California is taking an ambitious new approach to climate change, with a plan to eliminate the state’s greenhouse gas footprint by 2045 and cut emissions beyond its borders. This goal will require a significant overhaul of energy, transportation, and industry, as well as behavioral and institutional changes. However, local opposition to new transmission lines, large-scale solar and wind facilities, substations for truck charging, and oil refinery conversions to produce renewable diesel may impede the transition.
The California Scoping Plan aims to reduce greenhouse gas emissions by 48% below 1990 levels by 2030 and achieve carbon neutrality by 2045. It calls for a 94% reduction in petroleum use between 2022 and 2045 and an 86% reduction in total fossil fuel use. To achieve these goals, the plan calls for a 37-fold increase in on-road zero-emission vehicles, a sixfold increase in electrical appliances in residences, a fourfold increase in installed wind and solar generation capacity, and doubling total electricity generation. It also calls for ramping up hydrogen power and altering agriculture and forest management to reduce wildfires, sequester carbon dioxide, and reduce fertilizer demand.
Transportation accounts for about half of the state’s greenhouse gas emissions, and the state has already adopted regulations requiring almost all new cars, trucks, and buses to have zero emissions. However, regulations can be modified or rescinded if opposition grows, and the plan calls for a 25% reduction in vehicle miles traveled in 2030. The only strategies likely to significantly reduce vehicle use are steep charges for road use and parking, and a massive increase in shared-ride automated vehicles.
To reach net-zero, electricity generated from renewable energy sources must be doubled and quadrupled in just 22 years. Electrification of buildings is in the early stages, and the biggest challenge is accelerating renewable electricity generation. The state has laws in place requiring electricity to be 100% zero emissions by 2045, including offshore wind power and large solar farms. However, there have been setbacks, such as the Public Utility Commission scaling back homeowner reimbursement for solar power they send to the grid.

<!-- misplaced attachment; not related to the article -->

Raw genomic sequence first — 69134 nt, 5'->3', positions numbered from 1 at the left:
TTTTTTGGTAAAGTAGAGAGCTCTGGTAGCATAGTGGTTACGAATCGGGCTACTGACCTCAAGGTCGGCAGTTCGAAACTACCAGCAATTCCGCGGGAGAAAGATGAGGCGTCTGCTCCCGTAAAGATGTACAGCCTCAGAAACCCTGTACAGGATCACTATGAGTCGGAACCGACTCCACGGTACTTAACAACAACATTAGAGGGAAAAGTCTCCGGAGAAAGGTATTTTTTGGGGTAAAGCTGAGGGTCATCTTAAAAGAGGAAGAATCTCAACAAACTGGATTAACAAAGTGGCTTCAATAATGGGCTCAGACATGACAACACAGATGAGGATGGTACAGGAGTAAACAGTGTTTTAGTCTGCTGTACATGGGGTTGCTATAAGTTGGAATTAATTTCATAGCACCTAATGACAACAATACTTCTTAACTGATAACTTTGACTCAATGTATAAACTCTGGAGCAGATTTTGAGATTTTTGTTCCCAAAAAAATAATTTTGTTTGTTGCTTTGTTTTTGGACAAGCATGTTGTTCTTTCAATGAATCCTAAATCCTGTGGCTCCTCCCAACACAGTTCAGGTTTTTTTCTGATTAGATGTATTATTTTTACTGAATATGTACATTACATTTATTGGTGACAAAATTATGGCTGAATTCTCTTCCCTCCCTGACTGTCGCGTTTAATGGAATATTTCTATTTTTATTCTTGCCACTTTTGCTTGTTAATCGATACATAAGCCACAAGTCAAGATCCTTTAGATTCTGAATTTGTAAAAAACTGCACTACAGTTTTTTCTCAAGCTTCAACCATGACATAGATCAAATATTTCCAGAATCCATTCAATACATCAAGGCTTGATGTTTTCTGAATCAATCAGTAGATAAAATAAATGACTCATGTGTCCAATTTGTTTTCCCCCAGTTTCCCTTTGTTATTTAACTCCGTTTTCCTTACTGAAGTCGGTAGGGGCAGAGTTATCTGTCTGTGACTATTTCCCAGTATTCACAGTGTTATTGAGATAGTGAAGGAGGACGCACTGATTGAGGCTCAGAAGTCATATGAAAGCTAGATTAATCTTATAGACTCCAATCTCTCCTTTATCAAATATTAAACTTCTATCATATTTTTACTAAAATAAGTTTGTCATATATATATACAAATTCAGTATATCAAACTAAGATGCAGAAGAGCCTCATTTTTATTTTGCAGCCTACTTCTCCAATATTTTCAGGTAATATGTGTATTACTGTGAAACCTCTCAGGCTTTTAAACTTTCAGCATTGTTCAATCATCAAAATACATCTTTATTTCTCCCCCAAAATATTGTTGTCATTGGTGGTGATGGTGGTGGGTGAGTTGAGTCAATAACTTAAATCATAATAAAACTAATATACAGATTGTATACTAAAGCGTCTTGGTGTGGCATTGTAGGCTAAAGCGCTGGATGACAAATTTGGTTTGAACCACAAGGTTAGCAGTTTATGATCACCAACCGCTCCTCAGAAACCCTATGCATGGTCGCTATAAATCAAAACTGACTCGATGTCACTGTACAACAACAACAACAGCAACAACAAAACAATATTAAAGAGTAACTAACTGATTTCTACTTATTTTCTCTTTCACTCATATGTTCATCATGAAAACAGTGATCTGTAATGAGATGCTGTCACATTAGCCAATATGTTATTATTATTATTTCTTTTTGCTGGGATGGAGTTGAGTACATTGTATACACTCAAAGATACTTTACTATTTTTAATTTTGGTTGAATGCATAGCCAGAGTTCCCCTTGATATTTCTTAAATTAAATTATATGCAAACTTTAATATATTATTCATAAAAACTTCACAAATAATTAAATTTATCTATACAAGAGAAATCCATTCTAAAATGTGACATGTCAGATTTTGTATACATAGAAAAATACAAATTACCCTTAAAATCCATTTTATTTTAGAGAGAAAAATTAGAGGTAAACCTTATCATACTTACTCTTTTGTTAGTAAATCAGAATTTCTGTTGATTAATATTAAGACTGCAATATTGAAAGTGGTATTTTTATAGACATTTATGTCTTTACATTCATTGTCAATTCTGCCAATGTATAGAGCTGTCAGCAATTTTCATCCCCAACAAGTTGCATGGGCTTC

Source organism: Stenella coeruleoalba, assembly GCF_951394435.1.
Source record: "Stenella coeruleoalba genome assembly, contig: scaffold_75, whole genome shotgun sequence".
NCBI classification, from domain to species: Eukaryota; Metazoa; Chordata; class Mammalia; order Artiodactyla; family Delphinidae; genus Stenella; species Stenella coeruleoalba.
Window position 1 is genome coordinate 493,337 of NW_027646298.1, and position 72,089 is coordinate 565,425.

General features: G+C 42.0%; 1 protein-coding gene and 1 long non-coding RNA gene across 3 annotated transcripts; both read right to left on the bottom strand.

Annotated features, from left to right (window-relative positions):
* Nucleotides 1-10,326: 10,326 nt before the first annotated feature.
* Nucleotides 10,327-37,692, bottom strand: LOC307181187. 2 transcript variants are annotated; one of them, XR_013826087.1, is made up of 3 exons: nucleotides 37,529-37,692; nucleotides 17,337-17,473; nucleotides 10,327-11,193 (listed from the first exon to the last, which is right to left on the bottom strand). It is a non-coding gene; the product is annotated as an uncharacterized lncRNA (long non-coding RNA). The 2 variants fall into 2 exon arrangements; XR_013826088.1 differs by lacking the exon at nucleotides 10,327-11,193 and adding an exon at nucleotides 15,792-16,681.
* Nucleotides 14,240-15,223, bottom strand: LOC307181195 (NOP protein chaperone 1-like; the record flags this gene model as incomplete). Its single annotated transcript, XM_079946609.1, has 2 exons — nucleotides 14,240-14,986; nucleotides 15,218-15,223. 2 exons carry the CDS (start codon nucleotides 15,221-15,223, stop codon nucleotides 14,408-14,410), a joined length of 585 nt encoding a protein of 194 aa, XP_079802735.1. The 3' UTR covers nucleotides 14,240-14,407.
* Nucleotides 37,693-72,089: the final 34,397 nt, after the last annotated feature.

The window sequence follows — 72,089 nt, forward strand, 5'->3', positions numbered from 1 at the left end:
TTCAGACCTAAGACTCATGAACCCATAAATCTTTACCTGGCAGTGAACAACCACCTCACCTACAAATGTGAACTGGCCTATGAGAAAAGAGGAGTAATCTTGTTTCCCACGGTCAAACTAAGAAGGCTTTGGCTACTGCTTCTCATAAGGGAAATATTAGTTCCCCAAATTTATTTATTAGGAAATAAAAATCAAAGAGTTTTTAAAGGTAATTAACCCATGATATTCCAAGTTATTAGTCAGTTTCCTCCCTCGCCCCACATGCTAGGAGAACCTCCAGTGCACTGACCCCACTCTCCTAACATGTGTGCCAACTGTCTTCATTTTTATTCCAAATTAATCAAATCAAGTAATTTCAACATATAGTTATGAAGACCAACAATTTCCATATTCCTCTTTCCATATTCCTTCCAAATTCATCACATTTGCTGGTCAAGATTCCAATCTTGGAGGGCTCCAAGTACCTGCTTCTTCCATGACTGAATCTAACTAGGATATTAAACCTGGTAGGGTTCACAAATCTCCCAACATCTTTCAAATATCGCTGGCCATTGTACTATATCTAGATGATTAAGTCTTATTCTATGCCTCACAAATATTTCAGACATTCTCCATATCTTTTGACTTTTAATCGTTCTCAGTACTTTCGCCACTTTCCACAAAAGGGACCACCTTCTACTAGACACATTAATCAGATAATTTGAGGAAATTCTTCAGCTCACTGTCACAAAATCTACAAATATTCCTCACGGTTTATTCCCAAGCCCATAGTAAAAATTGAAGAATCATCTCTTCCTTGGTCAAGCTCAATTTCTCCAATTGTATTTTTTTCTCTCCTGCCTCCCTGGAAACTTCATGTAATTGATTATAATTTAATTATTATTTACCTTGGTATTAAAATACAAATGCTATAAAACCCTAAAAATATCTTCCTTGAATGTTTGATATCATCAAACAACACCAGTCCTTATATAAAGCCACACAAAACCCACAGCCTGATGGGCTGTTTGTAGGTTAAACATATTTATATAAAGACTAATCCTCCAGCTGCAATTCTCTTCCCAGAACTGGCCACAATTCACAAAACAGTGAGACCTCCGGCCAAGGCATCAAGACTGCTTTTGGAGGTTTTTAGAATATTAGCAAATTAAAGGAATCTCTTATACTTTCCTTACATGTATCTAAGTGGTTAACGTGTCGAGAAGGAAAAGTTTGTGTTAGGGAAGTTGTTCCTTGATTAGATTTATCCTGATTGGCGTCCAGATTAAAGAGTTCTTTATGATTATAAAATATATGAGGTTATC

Environmental justice concerns and NIMBYism could block many necessary investments, and there are also questions about prices and geopolitics. California’s politicians and regulators have proposed ambitious climate proposals that poured investment into the energy transition, while moving away from natural gas and nuclear generation and discouraging significant investment in storage and pipeline capacity. However, a years-long drought and a wet and chilly winter have left California ill-equipped to deal with any surge in demand or disruption to supply, causing residents to crank up their heating.
California relies on interstate pipeline imports for 95% of its natural gas supply, and the state’s limited storage, damage to a key pipeline, and surge in demand have sent natural gas prices to multiples of what it fetches elsewhere in the country. The surge in natural gas prices is also adding to the costs of making goods in California. This has led to Governor Gavin Newsom asking the Federal Energy Regulatory Commission to investigate the matter.
Despite the challenges, California has a track record of exceeding its goals and has already created policy infrastructure. Additional tightening of emissions limits and targets will be required to reach net-zero, and California’s success will likely inspire other states and countries. Governments around the world are committing to climate goals that will make the need for alternative energy sources even more urgent, and California has a chance to lead the way in creating a sustainable future.